'Endometriosis Has Ruled My Life for 24 Years'
This isn't a whinge, but an unveiling of what so many of us with endo hide.
Endo is not simply period pain. Endometriosis is a sinister, unseen disease. I’ve had bemused paramedics standing over me, wondering why I can’t handle ‘period pain’.
According to Endometriosis Australia, endo is a disease in which tissue that is similar to the lining of the womb grows outside it in other parts of the body. My endo is at stage 4 – meaning it’s spread inside me. It’s been wreaking havoc on my body for 24 years.
I’m not alone. More than 830,000 Australians suffer from endometriosis at some point.
Symptoms usually include pelvic pain that puts life on hold around or during a woman’s period. It can damage fertility. Whilst endometriosis most often affects the reproductive organs it is frequently found in the bowel and bladder and has been found in muscle, joints, the lungs and the brain.
Endometriosis has ruled my life.
Hot water bottles and ice cream do not help
Endo is not simply period pain that you see in Hollywood movies, that is managed by eating ice cream and curling up with a hot water bottle.
Endo can control your life.
For me, nausea and pain can start a week before my period, and then once it hits – bam! – the first three days at least are managed with the strongest pain killers, and involve lots of rocking in a foetal position as comfort.
In those moments, when endo is the angriest, you could not pay me to go anywhere. Which, of course, is terribly inconvenient; especially for a working sole parent like I am.
But anyone who has endo knows it’s two to three days a month of cancelling plans, calling in sick to work, not being able to function.
And people thinking you’re weak. Just pop a Nurofen, they say. If only that would help.
My endo took hold when I was about 18 or 19 – after having the heaviest, painful periods since they began when I was 10.
I had a laparoscopy to remove the endo bits on my womb, and then I was managed with the contraceptive pill. It wasn’t until a couple of years later that my new GP told me: “Women don’t actually need periods unless they’re trying to conceive”, and advised I skip my sugar pills.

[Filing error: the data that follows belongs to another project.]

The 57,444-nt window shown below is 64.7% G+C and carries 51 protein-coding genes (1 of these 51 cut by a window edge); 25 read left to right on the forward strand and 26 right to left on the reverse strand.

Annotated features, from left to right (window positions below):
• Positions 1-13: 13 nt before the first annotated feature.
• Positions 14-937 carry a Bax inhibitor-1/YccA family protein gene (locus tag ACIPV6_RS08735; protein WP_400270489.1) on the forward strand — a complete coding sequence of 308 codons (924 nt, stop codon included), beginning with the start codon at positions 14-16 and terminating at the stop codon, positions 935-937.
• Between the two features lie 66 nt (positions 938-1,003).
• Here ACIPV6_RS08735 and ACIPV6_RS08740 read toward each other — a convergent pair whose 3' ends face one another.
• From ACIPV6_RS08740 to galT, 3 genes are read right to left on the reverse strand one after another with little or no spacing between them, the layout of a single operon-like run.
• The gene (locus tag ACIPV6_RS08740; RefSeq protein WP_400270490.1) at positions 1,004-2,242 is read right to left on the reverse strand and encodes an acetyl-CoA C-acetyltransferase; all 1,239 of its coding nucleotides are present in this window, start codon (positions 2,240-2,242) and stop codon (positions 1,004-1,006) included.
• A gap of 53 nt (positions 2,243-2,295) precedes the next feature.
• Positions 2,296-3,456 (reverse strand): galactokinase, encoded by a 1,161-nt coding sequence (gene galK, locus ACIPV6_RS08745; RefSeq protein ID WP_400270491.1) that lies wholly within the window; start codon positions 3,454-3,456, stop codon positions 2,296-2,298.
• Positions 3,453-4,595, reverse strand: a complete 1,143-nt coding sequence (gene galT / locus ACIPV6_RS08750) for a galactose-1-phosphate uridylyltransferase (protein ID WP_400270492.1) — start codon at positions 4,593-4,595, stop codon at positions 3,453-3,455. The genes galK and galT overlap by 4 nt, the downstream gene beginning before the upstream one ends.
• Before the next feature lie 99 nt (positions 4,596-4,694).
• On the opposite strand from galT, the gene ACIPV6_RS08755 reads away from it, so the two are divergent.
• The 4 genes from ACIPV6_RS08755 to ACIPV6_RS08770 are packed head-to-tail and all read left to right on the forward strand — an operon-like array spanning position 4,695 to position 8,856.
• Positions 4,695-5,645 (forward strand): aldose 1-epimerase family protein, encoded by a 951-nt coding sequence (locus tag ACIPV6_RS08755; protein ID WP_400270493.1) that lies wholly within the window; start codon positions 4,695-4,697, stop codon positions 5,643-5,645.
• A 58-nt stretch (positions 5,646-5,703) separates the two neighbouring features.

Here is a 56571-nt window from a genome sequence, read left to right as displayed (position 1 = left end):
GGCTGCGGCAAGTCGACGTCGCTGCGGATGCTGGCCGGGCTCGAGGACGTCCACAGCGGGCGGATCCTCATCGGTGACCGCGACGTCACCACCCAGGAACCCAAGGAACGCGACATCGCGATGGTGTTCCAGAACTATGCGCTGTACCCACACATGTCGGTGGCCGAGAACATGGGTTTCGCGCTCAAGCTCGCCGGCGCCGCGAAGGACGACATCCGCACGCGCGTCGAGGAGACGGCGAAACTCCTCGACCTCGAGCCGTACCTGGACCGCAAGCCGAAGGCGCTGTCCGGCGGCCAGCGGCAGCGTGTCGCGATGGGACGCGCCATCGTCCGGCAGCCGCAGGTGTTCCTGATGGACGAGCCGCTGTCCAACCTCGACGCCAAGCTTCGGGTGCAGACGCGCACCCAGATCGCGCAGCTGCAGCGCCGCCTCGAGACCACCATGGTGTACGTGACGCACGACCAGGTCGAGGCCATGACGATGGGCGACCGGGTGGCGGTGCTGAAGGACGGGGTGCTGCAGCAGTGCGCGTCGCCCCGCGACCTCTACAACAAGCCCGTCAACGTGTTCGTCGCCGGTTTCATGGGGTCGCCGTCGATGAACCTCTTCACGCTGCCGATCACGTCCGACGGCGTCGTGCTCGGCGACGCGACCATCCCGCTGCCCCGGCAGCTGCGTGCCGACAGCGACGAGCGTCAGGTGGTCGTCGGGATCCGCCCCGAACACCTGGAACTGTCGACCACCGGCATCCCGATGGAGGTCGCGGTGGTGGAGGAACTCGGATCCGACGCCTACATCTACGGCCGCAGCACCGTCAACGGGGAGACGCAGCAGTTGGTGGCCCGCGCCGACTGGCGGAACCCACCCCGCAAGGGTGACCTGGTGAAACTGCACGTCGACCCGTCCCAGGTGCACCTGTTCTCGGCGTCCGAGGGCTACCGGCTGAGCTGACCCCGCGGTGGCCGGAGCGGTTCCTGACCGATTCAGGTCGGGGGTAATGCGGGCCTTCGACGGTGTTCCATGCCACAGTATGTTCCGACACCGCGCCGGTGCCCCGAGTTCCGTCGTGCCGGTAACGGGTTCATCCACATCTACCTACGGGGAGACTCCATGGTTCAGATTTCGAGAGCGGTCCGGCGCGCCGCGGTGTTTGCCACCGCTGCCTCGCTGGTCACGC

Endometriosis and Pregnancy: Three rounds of IVF
I got two glorious years of that until I began trying for a baby. It took a year for my cycle to remember what it should be doing, and then another year of trying to conceive naturally.
It was stressful, disappointing, painful and frustrating.
At the time, I knew a woman who didn’t even feel her period when it starts. She’d also conceived five children easily. Oh, to have her reproductive organs!
I had to miss another friend’s baby shower one day, and she accused me of being jealous that she was pregnant and I wasn’t. No, sweetie – the gates of Hell had opened in my underwear. People just didn’t get it.
Eventually, my husband and I began IVF. It was assumed at the time that the reason we were having trouble was because of me – that my body was letting us down. I was failing as a woman. My endo had always caused trouble for me, and now it wouldn’t let me do what should be the simplest, most natural of things; have a baby.
(Years later I learned that it wasn’t – but that’s a story for another time.)
After three rounds of IVF, hating my endo curse, I finally fell pregnant and got the child of my dreams. (Although he’s 13 now, I barely see him, so I’m assuming he’s still the child of my dreams but who knows?)
Winston didn’t get the siblings we were planning for, because I got divorced instead.
A decade later, I still grapple with the trauma of going through so much emotionally and physically to conceive, feeling guilty about my body, and then not being able to use our frozen embryos after our divorce.
It’s something I wrote about in an infertility, miscarriage and stillbirth book called Miles Apart.
Back with a vengeance
The good news is, my endo settled after I had Winston. Things didn’t seem as painful – or was it that I was too distracted being a new mum?
I soon returned to skipping my sugar pills, and did that until my endo, angry at being ignored, came back with vengeance with breakthrough bleeding.
The pill was stopped, and I just went back to dying on the inside every month, swallowing packets of Nurofen just to get through a work day.
Yeah, that was always going to end badly.
One day at work, I collapsed with the worst pelvic pain of my life. I honestly thought I was dying – I had no idea what was happening.
It turned out that my endo had progressed to stage 4 – it was all over my bowel, and my gyno and I discussed a hysterectomy.
I was devastated.
But the doctor also prescribed a pill to try. It was my last step before needing a hysterectomy, and/or a colostomy bag.
The pill worked. My endo was put on pause.
That was two years ago, and so far, so good. No more monthly agony. No more lying on the bathroom floor, Winston getting a vomit bowl for me, fetching my strong painkillers, or calling 000 because he wasn’t sure if it was something else and he was little, and afraid.
Winston now knows more about endo than many others, because he’s witnessed first hand how debilitating it is.
My experience makes me wish I’d pushed for a better solution much earlier. To some extent, I gave up looking because I just thought it was me, and because there’s no cure, so I just had to put up with my deficient body.
But endo is not a lifestyle disease – it’s just shitty luck. This isn’t a whinge, but an unveiling of what so many of us with endo hide. I don’t want people to suffer in silence like I did.
This article was first published on KidSpot and republished on theAsianparent with permission.